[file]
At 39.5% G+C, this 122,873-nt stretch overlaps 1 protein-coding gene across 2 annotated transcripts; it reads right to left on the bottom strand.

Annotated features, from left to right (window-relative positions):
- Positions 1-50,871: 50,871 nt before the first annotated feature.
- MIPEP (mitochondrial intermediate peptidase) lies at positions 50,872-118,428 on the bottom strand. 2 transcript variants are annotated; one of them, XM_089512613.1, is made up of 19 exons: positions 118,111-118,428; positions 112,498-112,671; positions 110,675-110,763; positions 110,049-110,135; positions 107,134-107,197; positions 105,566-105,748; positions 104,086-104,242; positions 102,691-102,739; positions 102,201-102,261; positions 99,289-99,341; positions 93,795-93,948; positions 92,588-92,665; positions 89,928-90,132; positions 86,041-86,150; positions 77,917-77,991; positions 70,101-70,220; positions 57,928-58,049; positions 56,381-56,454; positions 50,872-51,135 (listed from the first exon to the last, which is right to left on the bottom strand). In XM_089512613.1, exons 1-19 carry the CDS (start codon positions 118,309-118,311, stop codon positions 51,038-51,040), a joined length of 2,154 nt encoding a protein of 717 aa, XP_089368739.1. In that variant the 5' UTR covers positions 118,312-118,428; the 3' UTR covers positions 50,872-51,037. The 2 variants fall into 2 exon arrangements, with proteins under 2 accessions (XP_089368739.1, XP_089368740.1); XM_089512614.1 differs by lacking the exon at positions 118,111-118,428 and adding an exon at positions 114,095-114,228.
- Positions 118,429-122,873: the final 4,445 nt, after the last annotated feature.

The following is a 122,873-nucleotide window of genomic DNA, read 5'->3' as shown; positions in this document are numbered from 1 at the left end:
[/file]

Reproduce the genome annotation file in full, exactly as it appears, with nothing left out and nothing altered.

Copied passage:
At 39.5% G+C, this 122,873-nt stretch overlaps 1 protein-coding gene across 2 annotated transcripts; it reads right to left on the bottom strand.

Annotated features, from left to right (window-relative positions):
- Positions 1-50,871: 50,871 nt before the first annotated feature.
- MIPEP (mitochondrial intermediate peptidase) lies at positions 50,872-118,428 on the bottom strand. 2 transcript variants are annotated; one of them, XM_089512613.1, is made up of 19 exons: positions 118,111-118,428; positions 112,498-112,671; positions 110,675-110,763; positions 110,049-110,135; positions 107,134-107,197; positions 105,566-105,748; positions 104,086-104,242; positions 102,691-102,739; positions 102,201-102,261; positions 99,289-99,341; positions 93,795-93,948; positions 92,588-92,665; positions 89,928-90,132; positions 86,041-86,150; positions 77,917-77,991; positions 70,101-70,220; positions 57,928-58,049; positions 56,381-56,454; positions 50,872-51,135 (listed from the first exon to the last, which is right to left on the bottom strand). In XM_089512613.1, exons 1-19 carry the CDS (start codon positions 118,309-118,311, stop codon positions 51,038-51,040), a joined length of 2,154 nt encoding a protein of 717 aa, XP_089368739.1. In that variant the 5' UTR covers positions 118,312-118,428; the 3' UTR covers positions 50,872-51,037. The 2 variants fall into 2 exon arrangements, with proteins under 2 accessions (XP_089368739.1, XP_089368740.1); XM_089512614.1 differs by lacking the exon at positions 118,111-118,428 and adding an exon at positions 114,095-114,228.
- Positions 118,429-122,873: the final 4,445 nt, after the last annotated feature.

The following is a 122,873-nucleotide window of genomic DNA, read 5'->3' as shown; positions in this document are numbered from 1 at the left end: